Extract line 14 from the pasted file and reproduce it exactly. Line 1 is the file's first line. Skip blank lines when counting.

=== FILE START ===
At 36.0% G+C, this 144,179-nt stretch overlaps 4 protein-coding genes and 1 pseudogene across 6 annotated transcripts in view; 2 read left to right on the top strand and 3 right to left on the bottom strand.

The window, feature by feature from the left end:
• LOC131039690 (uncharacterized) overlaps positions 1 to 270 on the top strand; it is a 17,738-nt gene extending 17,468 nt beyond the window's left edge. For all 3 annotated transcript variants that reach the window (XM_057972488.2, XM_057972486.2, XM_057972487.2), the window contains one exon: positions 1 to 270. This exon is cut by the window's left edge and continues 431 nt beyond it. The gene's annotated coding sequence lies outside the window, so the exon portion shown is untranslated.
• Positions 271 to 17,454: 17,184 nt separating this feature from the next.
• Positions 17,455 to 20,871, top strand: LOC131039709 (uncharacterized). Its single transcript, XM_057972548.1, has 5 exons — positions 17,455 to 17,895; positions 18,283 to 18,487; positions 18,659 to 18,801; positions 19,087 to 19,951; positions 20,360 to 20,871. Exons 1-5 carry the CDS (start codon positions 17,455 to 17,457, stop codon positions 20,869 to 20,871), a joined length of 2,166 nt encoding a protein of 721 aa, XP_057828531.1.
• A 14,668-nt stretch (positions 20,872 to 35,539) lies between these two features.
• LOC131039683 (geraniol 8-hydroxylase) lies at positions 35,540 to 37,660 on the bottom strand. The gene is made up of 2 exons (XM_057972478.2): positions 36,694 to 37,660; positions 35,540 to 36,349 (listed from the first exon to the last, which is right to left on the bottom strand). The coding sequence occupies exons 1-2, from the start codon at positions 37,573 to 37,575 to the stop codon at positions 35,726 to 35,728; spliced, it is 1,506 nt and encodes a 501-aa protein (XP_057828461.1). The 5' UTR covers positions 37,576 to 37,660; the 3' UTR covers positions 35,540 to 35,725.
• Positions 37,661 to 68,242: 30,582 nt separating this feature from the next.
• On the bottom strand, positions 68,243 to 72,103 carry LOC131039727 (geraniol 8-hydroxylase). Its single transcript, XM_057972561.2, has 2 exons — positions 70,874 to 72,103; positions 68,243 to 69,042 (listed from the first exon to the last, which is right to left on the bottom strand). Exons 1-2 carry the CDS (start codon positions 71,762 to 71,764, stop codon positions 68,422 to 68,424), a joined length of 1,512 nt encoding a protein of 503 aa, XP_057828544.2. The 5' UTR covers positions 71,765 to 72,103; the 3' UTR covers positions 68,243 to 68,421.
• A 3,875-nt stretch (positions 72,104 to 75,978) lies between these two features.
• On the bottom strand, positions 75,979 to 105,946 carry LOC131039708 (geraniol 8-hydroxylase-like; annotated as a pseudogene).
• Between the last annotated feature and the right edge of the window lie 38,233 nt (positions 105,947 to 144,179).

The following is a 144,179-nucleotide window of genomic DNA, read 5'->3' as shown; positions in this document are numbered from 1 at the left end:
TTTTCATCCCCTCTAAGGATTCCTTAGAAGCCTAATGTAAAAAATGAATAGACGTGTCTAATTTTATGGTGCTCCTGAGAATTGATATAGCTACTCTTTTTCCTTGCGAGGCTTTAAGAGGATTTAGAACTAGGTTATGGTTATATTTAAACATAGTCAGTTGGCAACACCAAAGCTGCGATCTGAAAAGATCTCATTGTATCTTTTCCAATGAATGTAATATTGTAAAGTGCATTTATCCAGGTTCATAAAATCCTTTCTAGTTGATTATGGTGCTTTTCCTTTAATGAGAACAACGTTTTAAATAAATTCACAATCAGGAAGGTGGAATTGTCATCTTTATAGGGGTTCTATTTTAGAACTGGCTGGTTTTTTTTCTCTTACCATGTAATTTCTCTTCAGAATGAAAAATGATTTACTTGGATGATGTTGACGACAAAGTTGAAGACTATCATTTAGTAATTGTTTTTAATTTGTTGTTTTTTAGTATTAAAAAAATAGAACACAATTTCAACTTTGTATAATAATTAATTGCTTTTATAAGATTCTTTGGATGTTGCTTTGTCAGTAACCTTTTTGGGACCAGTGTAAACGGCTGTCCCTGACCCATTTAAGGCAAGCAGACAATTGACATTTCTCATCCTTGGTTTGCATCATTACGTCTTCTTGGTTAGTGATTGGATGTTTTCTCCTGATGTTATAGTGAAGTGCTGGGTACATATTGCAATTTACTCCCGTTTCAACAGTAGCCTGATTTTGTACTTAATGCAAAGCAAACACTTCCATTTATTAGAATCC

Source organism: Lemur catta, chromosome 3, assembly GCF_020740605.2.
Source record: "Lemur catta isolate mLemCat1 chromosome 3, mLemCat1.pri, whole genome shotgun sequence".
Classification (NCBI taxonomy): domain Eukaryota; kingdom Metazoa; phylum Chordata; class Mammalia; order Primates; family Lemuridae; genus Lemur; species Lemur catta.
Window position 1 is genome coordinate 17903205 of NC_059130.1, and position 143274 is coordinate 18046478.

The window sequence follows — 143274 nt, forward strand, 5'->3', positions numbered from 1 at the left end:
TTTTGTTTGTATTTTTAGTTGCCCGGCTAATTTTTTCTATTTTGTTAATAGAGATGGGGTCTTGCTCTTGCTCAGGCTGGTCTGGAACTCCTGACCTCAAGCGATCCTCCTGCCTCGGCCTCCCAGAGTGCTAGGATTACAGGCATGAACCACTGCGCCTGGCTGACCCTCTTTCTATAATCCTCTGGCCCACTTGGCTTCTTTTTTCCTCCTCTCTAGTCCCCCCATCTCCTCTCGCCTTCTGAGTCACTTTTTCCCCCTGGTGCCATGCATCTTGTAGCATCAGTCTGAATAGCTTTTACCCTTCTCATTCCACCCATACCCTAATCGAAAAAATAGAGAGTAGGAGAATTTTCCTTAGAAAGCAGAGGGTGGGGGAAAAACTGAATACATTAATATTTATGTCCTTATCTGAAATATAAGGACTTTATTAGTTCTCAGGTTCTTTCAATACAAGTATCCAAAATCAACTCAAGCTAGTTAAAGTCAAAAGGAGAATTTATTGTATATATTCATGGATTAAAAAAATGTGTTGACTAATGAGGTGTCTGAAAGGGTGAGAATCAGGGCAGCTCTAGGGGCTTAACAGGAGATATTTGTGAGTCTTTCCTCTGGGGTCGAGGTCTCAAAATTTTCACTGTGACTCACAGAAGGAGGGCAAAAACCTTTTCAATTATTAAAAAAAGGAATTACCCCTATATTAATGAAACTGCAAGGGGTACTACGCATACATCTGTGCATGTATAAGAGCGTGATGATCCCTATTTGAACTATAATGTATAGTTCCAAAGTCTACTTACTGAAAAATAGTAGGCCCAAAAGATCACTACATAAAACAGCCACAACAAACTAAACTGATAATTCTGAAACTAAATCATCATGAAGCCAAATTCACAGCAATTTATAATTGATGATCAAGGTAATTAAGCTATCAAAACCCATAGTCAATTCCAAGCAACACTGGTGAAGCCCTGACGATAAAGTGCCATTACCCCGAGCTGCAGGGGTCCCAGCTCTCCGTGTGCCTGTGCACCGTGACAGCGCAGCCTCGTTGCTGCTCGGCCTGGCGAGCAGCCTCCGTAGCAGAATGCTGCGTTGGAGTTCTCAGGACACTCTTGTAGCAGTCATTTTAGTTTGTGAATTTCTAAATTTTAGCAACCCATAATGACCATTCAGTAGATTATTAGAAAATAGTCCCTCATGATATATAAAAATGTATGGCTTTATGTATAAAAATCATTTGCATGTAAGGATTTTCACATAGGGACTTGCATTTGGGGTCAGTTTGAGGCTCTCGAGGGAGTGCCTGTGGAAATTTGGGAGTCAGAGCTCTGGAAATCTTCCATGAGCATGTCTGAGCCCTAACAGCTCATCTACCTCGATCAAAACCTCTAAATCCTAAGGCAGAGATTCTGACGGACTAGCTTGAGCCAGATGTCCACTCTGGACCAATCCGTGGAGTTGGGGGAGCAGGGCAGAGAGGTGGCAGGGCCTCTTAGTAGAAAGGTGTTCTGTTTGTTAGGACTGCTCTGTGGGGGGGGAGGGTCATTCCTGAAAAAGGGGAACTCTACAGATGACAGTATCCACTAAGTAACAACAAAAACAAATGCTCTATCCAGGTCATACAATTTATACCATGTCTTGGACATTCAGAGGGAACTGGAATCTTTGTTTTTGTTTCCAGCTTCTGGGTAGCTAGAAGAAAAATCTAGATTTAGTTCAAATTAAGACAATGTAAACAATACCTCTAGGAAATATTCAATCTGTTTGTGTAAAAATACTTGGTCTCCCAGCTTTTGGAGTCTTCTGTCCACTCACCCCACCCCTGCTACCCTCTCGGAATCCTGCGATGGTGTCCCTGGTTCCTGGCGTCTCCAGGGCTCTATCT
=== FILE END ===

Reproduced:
TTTTCATCCCCTCTAAGGATTCCTTAGAAGCCTAATGTAAAAAATGAATAGACGTGTCTAATTTTATGGTGCTCCTGAGAATTGATATAGCTACTCTTTTTCCTTGCGAGGCTTTAAGAGGATTTAGAACTAGGTTATGGTTATATTTAAACATAGTCAGTTGGCAACACCAAAGCTGCGATCTGAAAAGATCTCATTGTATCTTTTCCAATGAATGTAATATTGTAAAGTGCATTTATCCAGGTTCATAAAATCCTTTCTAGTTGATTATGGTGCTTTTCCTTTAATGAGAACAACGTTTTAAATAAATTCACAATCAGGAAGGTGGAATTGTCATCTTTATAGGGGTTCTATTTTAGAACTGGCTGGTTTTTTTTCTCTTACCATGTAATTTCTCTTCAGAATGAAAAATGATTTACTTGGATGATGTTGACGACAAAGTTGAAGACTATCATTTAGTAATTGTTTTTAATTTGTTGTTTTTTAGTATTAAAAAAATAGAACACAATTTCAACTTTGTATAATAATTAATTGCTTTTATAAGATTCTTTGGATGTTGCTTTGTCAGTAACCTTTTTGGGACCAGTGTAAACGGCTGTCCCTGACCCATTTAAGGCAAGCAGACAATTGACATTTCTCATCCTTGGTTTGCATCATTACGTCTTCTTGGTTAGTGATTGGATGTTTTCTCCTGATGTTATAGTGAAGTGCTGGGTACATATTGCAATTTACTCCCGTTTCAACAGTAGCCTGATTTTGTACTTAATGCAAAGCAAACACTTCCATTTATTAGAATCC